We also had supply disruptions with our some of our CMS and ODMs. And so the guidance effectively takes into account the supply constraints that we have and how much how much we can build ourselves and how much we can receive from our channel partners, our CMS. The real constraint right now is on the high runners think of those as our professional webcams, the Eagle Eye, the Eagle Eye mini, our vast majority of our headset lines, these are in very high demand. And so you know those we can sell as many as we can make, desk phones and video, we have plenty of inventory and we’re actively selling those.

And so it’s really a fairly simple equation of what orders do we have placed? What trends do we expect from a sales standpoint? And what are the supply constraints? So that the guidance really the — the real impact is the supply constraints that we’re seeing for our high runner products.

Greg Burns

Okay. But can you maybe give us a little bit of color on, your growth assumptions you’re embedding for the enterprise headsets, voice and video?

Chuck Boynton

We’re not breaking that out for Q1 because obviously, we’re supply constrained and so, we’re selling whatever we can make and so that they are real. I think for the year, it’s a little more uncertain what’s going to happen with these people return back to the office place. I think there’s — it’s more uncertain for the year for both — certainly for Q1, it’s really a supply constraint equation. And then for the balance of the year, it’s really geographic and what the return to the workplace looks like. And that is somewhat uncertain for us right now.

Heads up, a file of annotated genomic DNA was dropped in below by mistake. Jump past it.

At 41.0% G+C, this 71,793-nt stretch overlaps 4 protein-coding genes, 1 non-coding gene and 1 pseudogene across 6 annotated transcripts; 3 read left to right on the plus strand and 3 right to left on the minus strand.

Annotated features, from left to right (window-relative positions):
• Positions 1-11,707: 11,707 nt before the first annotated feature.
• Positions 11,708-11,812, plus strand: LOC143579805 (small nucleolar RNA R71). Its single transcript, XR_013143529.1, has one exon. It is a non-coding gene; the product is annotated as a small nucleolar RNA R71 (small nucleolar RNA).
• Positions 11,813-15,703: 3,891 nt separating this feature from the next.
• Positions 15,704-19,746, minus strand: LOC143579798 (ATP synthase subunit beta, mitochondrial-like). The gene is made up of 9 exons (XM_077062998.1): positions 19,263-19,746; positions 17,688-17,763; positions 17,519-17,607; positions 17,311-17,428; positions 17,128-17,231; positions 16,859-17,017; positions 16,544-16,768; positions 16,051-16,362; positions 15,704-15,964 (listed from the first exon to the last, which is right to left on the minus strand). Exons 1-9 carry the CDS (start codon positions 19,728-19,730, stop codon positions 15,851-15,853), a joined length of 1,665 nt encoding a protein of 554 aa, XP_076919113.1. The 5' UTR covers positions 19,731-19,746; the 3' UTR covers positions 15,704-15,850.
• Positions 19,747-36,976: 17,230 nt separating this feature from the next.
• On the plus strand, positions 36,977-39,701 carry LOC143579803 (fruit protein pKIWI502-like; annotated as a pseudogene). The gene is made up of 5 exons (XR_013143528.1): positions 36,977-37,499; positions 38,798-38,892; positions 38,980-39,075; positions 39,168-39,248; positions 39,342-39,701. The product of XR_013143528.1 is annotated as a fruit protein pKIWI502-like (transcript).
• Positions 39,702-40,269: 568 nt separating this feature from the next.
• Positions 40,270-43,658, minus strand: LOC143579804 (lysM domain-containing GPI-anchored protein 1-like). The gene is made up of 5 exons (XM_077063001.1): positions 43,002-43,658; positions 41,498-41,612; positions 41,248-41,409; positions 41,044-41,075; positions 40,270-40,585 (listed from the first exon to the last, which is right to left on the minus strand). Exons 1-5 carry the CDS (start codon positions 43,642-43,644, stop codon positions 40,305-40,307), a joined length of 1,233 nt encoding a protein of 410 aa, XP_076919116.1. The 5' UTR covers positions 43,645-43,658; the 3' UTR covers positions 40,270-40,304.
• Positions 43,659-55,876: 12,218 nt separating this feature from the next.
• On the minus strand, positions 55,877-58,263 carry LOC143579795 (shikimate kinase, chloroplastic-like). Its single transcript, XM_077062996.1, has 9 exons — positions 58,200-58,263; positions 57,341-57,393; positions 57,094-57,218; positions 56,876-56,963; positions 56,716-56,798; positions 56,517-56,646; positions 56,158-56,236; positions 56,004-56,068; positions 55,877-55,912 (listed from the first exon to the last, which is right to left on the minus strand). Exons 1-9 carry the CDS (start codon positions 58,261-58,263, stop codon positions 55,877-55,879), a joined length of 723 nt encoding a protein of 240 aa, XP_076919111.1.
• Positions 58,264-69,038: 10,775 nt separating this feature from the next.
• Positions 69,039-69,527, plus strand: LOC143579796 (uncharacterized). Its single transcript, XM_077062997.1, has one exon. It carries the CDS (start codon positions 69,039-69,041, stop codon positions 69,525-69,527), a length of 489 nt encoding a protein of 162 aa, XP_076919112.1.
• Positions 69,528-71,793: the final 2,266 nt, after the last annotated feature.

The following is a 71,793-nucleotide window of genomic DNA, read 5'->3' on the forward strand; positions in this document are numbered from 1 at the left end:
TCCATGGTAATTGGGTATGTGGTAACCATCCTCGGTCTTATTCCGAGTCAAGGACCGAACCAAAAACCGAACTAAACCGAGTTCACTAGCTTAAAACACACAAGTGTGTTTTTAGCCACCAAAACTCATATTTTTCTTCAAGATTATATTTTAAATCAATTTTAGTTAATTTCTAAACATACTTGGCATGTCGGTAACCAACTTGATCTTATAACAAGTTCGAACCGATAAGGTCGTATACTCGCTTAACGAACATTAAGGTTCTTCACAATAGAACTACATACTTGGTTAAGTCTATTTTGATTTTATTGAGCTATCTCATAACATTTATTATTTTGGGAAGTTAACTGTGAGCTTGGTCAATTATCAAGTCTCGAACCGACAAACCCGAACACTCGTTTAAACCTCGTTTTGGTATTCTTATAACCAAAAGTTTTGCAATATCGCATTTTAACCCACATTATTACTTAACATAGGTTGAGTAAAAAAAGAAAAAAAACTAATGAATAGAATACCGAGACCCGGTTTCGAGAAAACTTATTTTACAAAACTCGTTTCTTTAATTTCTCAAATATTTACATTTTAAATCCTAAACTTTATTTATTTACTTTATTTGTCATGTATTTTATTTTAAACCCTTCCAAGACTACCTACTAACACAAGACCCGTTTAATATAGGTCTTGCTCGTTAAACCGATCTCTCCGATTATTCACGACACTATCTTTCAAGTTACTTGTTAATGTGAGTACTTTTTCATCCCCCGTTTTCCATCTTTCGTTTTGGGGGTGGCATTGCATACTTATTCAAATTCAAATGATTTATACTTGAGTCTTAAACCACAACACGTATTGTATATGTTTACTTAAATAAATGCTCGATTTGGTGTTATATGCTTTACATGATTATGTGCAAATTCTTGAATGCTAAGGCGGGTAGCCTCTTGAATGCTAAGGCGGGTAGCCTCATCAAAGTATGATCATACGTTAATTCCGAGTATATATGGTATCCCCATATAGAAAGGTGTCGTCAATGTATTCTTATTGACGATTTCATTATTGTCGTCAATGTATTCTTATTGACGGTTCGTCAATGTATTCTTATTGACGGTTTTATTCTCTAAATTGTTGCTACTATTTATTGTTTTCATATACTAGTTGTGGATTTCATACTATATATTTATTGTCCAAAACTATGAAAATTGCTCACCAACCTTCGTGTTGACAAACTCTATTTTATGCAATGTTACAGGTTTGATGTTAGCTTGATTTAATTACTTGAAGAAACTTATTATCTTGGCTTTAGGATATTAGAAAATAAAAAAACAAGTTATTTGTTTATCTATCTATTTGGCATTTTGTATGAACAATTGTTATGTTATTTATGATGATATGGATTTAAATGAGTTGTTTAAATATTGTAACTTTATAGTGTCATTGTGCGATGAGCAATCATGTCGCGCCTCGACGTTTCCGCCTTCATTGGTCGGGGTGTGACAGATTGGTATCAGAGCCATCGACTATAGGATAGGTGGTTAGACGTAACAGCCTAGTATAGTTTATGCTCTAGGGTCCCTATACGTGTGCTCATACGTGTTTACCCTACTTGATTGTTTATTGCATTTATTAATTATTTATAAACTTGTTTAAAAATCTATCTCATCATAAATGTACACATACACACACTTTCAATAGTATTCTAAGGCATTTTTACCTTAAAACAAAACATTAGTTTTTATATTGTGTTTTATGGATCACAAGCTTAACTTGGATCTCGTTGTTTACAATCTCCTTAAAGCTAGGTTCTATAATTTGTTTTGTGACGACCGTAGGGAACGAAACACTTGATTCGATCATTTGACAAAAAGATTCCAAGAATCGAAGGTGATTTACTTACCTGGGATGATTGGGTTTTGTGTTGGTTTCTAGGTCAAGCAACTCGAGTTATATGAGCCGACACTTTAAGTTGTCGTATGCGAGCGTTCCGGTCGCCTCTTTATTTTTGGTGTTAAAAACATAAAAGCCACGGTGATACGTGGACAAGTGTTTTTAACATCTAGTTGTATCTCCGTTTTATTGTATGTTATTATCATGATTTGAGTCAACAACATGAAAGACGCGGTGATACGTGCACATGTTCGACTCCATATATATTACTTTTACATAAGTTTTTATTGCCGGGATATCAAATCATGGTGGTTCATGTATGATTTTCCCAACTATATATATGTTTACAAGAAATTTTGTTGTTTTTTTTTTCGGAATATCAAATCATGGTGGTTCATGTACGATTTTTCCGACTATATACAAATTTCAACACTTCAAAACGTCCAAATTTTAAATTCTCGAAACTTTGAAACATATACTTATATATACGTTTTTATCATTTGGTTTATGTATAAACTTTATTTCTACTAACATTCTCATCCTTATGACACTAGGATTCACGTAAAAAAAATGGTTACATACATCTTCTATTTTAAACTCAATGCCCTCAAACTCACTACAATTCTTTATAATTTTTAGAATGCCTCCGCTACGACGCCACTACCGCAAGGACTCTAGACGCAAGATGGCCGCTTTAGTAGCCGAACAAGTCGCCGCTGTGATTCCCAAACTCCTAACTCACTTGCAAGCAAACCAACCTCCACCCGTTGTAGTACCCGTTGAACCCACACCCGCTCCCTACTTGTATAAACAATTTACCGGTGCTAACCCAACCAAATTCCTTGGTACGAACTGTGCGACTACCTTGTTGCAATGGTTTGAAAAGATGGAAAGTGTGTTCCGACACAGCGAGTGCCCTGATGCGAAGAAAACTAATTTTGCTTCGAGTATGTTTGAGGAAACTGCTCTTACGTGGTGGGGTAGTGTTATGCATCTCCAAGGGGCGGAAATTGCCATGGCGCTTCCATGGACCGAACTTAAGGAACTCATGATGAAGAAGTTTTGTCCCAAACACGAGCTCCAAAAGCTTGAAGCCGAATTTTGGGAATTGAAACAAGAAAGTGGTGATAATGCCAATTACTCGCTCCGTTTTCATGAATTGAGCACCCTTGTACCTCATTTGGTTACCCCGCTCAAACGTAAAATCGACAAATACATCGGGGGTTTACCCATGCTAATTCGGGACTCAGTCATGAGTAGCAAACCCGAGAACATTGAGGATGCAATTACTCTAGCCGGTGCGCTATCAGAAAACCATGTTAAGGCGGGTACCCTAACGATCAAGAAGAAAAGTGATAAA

Your next question comes from the line of David Eller from Wells Fargo. Your line is open.

David Eller

I also had a couple questions on the headsets. I’m curious to hear a little bit more about what’s going on in the headset market. If you could talk about the corded legacy business, maybe what you’re seeing from contact centers, and like if there’s been a big boost in demand there that, you’ve kind of already met like a surge need or whether that should continue throughout the year.

And then also on the UC business, could you talk about just the compatibility of your product set for work from home employee who may just be using, an iPhone or an Android instead of an open set phone or a VoIP service?

Chuck Boynton

Yes, certainly. So I’ll start and Bob can add some color as well. On the contact center, we have seen a pretty strong increase in demand. It’s hard to see the long-term trends, I think are things like contact centers will no longer be sharing headsets, they’ll have their own headsets, they won’t be repurposing them for new employees. So I think it bodes well long-term for the contact center business. And I think that the increase in demand is also people are working from home that are in contact centers doing remote work.

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The bigger increase has been in the UC side as people work from home and they’re using a Zoom call or a Team’s call with their computer, it picks up all the background ambient noise of the household, whereas if they have one of our great UC products that will — has things like active noise cancellation, sound fencing provides a professional environment as you work from home or in the coffee shop. And those are interoperable with the Bluetooth standard. We have deck. There’s a whole series of technologies. And this is why, historically we’ve had such great success and ahead that business, is it just provides a way better user experience.